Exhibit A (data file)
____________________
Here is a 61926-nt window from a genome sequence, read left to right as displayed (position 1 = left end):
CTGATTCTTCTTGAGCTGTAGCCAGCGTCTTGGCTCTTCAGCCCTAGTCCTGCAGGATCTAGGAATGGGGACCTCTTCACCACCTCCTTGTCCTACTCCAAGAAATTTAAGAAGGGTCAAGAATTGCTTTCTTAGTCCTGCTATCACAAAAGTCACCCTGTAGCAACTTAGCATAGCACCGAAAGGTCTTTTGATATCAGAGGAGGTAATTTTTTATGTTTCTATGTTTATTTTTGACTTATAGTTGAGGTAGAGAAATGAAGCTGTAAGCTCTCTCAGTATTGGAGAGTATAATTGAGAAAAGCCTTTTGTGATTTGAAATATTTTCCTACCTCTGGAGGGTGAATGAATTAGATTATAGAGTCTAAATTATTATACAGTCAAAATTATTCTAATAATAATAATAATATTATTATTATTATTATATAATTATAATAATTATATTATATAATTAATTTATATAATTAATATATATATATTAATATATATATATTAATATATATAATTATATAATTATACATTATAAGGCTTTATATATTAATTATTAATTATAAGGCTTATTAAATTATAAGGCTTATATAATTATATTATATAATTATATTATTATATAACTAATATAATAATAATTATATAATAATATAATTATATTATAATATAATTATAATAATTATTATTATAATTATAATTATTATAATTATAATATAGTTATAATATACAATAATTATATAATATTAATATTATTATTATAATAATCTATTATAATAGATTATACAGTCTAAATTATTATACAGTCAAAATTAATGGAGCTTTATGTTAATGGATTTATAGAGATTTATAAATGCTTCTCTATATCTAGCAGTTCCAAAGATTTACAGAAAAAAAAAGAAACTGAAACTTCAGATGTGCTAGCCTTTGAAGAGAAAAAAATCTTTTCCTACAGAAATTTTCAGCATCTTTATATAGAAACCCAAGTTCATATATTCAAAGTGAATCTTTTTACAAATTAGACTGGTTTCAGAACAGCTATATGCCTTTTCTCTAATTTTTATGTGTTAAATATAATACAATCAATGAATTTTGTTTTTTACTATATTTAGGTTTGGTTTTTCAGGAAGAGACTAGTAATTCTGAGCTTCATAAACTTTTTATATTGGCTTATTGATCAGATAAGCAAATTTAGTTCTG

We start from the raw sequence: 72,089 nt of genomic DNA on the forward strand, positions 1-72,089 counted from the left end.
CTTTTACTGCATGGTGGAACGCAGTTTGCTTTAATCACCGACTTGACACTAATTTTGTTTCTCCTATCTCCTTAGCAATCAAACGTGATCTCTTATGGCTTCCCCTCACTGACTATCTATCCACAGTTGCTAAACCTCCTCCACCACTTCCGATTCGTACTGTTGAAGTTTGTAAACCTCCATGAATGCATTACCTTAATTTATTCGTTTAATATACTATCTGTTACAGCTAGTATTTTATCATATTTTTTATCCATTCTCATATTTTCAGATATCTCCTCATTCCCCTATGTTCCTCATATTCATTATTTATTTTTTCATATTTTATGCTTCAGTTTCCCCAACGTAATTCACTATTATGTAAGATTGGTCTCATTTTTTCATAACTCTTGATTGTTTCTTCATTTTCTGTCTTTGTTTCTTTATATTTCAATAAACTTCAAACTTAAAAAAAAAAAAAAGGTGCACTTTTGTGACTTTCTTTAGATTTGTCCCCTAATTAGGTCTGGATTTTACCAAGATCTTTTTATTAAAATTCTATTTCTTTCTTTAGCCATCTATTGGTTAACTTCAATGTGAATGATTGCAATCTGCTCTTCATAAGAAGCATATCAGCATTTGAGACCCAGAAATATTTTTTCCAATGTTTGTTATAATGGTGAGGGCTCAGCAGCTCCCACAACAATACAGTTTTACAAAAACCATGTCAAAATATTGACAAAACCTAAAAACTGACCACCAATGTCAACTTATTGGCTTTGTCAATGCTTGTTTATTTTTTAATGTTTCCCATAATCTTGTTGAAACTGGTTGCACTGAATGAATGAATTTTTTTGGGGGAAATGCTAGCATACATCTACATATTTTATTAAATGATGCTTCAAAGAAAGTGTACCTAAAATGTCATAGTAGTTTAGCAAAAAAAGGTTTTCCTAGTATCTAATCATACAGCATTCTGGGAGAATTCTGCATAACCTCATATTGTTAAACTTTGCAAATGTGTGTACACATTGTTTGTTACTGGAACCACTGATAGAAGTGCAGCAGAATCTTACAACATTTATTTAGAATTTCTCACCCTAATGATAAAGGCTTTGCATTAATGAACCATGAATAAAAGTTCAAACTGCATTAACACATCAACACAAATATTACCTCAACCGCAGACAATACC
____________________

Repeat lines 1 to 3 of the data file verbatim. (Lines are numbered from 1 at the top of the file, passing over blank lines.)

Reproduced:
Here is a 61926-nt window from a genome sequence, read left to right as displayed (position 1 = left end):
CTGATTCTTCTTGAGCTGTAGCCAGCGTCTTGGCTCTTCAGCCCTAGTCCTGCAGGATCTAGGAATGGGGACCTCTTCACCACCTCCTTGTCCTACTCCAAGAAATTTAAGAAGGGTCAAGAATTGCTTTCTTAGTCCTGCTATCACAAAAGTCACCCTGTAGCAACTTAGCATAGCACCGAAAGGTCTTTTGATATCAGAGGAGGTAATTTTTTATGTTTCTATGTTTATTTTTGACTTATAGTTGAGGTAGAGAAATGAAGCTGTAAGCTCTCTCAGTATTGGAGAGTATAATTGAGAAAAGCCTTTTGTGATTTGAAATATTTTCCTACCTCTGGAGGGTGAATGAATTAGATTATAGAGTCTAAATTATTATACAGTCAAAATTATTCTAATAATAATAATAATATTATTATTATTATTATATAATTATAATAATTATATTATATAATTAATTTATATAATTAATATATATATATTAATATATATATATTAATATATATAATTATATAATTATACATTATAAGGCTTTATATATTAATTATTAATTATAAGGCTTATTAAATTATAAGGCTTATATAATTATATTATATAATTATATTATTATATAACTAATATAATAATAATTATATAATAATATAATTATATTATAATATAATTATAATAATTATTATTATAATTATAATTATTATAATTATAATATAGTTATAATATACAATAATTATATAATATTAATATTATTATTATAATAATCTATTATAATAGATTATACAGTCTAAATTATTATACAGTCAAAATTAATGGAGCTTTATGTTAATGGATTTATAGAGATTTATAAATGCTTCTCTATATCTAGCAGTTCCAAAGATTTACAGAAAAAAAAAGAAACTGAAACTTCAGATGTGCTAGCCTTTGAAGAGAAAAAAATCTTTTCCTACAGAAATTTTCAGCATCTTTATATAGAAACCCAAGTTCATATATTCAAAGTGAATCTTTTTACAAATTAGACTGGTTTCAGAACAGCTATATGCCTTTTCTCTAATTTTTATGTGTTAAATATAATACAATCAATGAATTTTGTTTTTTACTATATTTAGGTTTGGTTTTTCAGGAAGAGACTAGTAATTCTGAGCTTCATAAACTTTTTATATTGGCTTATTGATCAGATAAGCAAATTTAGTTCTG

We start from the raw sequence: 72,089 nt of genomic DNA on the forward strand, positions 1-72,089 counted from the left end.